Tier 2 Immigration Skills Charge

Tier 2 Immigration Skills Charge

If you are a Tier 2 Sponsor Licence holder and are looking to hire an overseas national, you may have heard of the Immigration Skills Charge which started on 6 April 2017. The charge is applied to the vast majority of Tier 2 visas and is payable if you intend to offer employment to a migrant worker for more than six months. This charge is in place to help fund the skills of domestic workers, so it can address skills gaps using the public education system. While many sponsors may question why the charge exists, it's an integral part of the Tier 2 visa programme and must be paid upon the allocation of a Certificate of Sponsorship. While in some circumstances, sponsors are exempt from paying the charge (we'll cover this in a later section), the vast majority will need to pay.

If you need to know more about the Immigration Skills Charge, you are in the right place. Below we have answered many of the more common questions that Tier 2 Sponsor Licence holders have about the charge. While we have tried to answer as many questions as possible, we may have not covered all eventualities. If you have a query, then please get in touch and we'll be happy to help.

How Much Is the Tier 2 Immigration Skills Charge?

The Immigration Skills Charge is payable when you allocate a Certificate of Sponsorship to your new employee. To work out how much you will need to pay, we have laid out below what the current fees are. UKVI base these fees on how long you intend to sponsor your employee and also on the size/revenue of the business:



Small or charitable sponsors

Medium or large sponsors

First 12 months



Each additional 6 months




If you are unsure which category you fall into, you will need to contact the UKVI.

One of the major drawbacks of the Immigration Skills Charge is the rule that you must pay the full charge upfront. For instance, if you are looking to sponsor your new employee for the maximum five-year period, you will need to pay five times the annual rate in one go. For many businesses, this is prohibitive and means that they may choose to not sponsor their employee for as long as they might want to, or need to. Also, if you are looking to take someone on for less than a year but over six months, you will need to pay for a complete 12 months.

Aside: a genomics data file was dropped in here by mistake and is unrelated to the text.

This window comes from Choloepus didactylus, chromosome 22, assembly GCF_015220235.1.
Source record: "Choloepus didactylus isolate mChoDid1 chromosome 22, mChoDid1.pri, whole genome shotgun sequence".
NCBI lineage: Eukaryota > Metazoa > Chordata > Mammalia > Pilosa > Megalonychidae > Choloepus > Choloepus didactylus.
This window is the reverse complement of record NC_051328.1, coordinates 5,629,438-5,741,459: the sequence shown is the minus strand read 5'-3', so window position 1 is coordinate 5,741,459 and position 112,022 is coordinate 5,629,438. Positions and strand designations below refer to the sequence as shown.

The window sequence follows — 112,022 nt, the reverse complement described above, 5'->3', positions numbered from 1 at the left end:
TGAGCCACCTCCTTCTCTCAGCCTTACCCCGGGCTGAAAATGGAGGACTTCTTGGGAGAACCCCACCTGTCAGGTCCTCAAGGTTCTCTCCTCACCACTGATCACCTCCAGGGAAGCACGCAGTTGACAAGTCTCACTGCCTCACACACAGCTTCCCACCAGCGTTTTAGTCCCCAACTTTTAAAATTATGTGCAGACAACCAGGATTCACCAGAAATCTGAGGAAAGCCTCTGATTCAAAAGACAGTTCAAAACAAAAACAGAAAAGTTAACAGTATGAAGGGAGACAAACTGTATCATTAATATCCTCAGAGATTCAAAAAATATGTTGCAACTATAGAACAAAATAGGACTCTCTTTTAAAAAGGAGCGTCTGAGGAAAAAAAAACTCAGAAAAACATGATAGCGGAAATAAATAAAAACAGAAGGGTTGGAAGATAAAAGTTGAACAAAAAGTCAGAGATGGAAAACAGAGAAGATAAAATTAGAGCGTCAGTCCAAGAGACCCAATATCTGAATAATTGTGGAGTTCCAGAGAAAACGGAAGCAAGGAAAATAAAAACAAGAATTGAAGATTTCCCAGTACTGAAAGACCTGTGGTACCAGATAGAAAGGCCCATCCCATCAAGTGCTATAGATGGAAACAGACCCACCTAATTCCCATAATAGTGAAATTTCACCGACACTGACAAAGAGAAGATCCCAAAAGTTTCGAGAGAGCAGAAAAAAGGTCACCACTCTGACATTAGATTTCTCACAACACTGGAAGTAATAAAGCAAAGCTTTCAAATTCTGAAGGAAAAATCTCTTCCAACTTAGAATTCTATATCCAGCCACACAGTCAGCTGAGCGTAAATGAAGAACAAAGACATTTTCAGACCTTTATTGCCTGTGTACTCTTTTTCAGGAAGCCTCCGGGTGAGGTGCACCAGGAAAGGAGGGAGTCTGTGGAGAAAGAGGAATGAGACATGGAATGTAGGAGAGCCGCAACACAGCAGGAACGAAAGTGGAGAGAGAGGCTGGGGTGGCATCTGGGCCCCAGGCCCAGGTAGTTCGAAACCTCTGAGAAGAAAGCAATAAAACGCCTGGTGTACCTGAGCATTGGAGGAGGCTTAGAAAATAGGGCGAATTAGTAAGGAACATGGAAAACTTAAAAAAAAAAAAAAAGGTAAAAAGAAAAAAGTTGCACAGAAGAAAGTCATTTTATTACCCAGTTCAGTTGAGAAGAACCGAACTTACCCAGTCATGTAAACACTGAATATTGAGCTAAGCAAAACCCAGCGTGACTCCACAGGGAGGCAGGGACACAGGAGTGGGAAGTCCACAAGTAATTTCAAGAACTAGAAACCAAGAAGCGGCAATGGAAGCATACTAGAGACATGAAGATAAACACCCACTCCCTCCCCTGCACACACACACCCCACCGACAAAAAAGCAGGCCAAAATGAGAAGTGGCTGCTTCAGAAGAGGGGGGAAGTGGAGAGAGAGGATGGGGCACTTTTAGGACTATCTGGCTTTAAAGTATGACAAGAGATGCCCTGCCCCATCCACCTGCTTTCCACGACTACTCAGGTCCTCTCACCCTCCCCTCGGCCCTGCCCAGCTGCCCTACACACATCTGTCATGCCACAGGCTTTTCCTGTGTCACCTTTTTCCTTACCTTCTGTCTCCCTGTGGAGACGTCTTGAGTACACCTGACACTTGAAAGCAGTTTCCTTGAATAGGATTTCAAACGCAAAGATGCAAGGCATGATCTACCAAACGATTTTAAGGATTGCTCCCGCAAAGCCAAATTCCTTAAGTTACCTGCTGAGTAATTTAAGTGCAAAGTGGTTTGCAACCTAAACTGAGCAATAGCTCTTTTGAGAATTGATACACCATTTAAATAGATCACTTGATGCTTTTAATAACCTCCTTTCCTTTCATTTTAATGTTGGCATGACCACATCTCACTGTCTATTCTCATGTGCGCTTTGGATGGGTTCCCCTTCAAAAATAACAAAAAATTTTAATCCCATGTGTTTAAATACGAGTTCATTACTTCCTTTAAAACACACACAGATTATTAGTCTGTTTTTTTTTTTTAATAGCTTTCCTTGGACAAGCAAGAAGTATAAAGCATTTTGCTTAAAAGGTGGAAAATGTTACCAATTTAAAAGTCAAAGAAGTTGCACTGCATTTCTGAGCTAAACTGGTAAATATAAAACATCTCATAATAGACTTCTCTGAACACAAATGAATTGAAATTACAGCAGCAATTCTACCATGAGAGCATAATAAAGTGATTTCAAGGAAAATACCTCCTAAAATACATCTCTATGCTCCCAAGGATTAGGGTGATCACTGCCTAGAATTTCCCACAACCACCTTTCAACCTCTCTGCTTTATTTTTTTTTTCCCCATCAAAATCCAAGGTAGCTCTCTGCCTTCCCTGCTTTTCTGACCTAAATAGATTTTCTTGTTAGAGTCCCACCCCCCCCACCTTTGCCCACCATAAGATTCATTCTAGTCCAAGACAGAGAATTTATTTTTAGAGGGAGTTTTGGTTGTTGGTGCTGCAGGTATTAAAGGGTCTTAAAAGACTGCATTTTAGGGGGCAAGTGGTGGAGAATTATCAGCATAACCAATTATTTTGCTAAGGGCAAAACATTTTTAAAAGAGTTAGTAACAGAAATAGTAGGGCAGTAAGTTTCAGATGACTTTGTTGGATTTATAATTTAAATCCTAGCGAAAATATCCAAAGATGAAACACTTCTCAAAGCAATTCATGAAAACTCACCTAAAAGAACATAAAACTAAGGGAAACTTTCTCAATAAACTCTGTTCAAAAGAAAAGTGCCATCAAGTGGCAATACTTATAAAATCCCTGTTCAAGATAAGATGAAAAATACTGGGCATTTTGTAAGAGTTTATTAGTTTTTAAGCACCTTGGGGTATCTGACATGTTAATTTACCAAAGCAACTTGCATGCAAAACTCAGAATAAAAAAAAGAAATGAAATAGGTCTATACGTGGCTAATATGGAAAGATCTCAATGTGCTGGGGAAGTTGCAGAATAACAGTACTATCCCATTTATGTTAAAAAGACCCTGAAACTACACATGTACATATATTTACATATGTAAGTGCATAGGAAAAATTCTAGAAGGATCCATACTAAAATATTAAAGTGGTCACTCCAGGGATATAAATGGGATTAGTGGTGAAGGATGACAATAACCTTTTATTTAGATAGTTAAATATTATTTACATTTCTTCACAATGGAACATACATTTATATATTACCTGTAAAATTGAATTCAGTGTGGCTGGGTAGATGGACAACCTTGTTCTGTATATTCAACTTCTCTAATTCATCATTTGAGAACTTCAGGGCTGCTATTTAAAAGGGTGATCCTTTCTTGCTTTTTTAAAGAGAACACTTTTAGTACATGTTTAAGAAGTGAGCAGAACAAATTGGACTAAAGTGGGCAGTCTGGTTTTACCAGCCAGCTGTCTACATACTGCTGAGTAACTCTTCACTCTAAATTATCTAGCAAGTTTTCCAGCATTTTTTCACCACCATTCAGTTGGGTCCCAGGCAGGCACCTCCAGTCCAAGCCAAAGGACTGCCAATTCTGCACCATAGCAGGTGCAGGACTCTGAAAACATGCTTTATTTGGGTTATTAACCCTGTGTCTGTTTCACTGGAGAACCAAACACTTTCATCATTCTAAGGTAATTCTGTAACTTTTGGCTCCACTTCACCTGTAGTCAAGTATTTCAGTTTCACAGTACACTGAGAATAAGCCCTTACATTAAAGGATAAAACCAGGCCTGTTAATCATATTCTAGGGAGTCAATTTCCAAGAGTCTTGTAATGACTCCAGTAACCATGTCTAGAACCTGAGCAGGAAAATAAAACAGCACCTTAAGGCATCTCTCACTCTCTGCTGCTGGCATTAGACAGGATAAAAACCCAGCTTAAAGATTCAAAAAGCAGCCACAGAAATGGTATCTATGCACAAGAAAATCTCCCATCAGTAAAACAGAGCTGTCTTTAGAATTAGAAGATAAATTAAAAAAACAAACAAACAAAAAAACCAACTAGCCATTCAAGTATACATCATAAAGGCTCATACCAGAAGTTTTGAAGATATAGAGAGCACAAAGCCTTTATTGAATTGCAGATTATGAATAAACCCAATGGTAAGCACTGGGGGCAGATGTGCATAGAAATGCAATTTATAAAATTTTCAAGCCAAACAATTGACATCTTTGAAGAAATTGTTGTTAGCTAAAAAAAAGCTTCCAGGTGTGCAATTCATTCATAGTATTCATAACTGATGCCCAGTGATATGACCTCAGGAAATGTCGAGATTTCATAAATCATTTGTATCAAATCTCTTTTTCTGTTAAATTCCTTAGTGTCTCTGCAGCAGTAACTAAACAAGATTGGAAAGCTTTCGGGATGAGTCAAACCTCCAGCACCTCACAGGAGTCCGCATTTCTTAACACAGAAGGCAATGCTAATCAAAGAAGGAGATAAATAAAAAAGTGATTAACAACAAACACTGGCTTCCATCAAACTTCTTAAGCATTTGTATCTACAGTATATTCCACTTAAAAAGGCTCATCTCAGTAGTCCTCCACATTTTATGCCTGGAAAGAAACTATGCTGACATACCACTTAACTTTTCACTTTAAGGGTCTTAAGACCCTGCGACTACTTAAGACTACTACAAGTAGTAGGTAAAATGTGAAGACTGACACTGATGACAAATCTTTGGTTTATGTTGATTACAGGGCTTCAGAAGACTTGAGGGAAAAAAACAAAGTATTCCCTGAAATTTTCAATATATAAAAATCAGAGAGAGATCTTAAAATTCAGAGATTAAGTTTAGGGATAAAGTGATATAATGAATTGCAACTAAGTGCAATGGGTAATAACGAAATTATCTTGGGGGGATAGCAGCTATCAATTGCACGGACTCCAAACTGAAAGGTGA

Who Is Exempt from The Immigration Skills Charge?

There are some instances where you will not need to pay the Immigration Skills Charge. In these circumstances, you will need to enter accurate information into the SMS to ensure that it does not charge you.

In the below circumstances, you will not need to pay the Immigration Skills Charge:

As well as the above examples, you also do not pay the Immigration Skills Charge for the dependents of the staff member that you are sponsoring. This is a great relief for many, as the costs of paying for dependents as well may prove too prohibitive for most employers.

Is The Immigration Skills Charge Applied to Dependents?

As stated in the section above, you need not pay the Immigration Skills Charge for the dependents of your sponsored employee. The visa holder will, however, need to pay the Immigration Health Surcharge for every member of their family that comes to the UK. This allows them to access free healthcare services in the UK via the National Health Service. This charge is not paid by the sponsor but by the visa applicant.

While the charges put in place by UKVI seem harsh, they are there to ensure that money gets put back into Britain's Department of Education. This money is then used to try and improve the skills of domestic workers. The main reasoning behind the Tier 2 General Visa is to allow businesses to fill vacancies that cannot be filled by domestic workers. This reasoning also explains why sponsors must perform a Resident Labour Market Test before offering a job to a foreigner as it displays the need for a migrant worker.

Is The Immigration Skills Charge Refundable?

There are some instances where things may not exactly go as planned with your employee. In some of these instances, you may claim back part or all of the fees that you have paid. Below, we have laid out some situations where you may claim at least a partial refund of the Immigration Skills Charge:

You will get a full refund if:

  • The application has been refused or withdrawn
  • The application is successful, but they do not come and work for you
  • The applicant gets less time on their visa than you sponsored them for
  • The applicant begins working for you but then changes to another sponsor
  • The applicant leaves their job before the end date on their Certificate of Sponsorship

In most circumstances, you will receive a refund within 90 days. If you do not receive your refund within this time, you will need to contact UKVI directly, who will help to process your refund.

                Related Article: 'Changes Made to UK Point Based System from April 2017'



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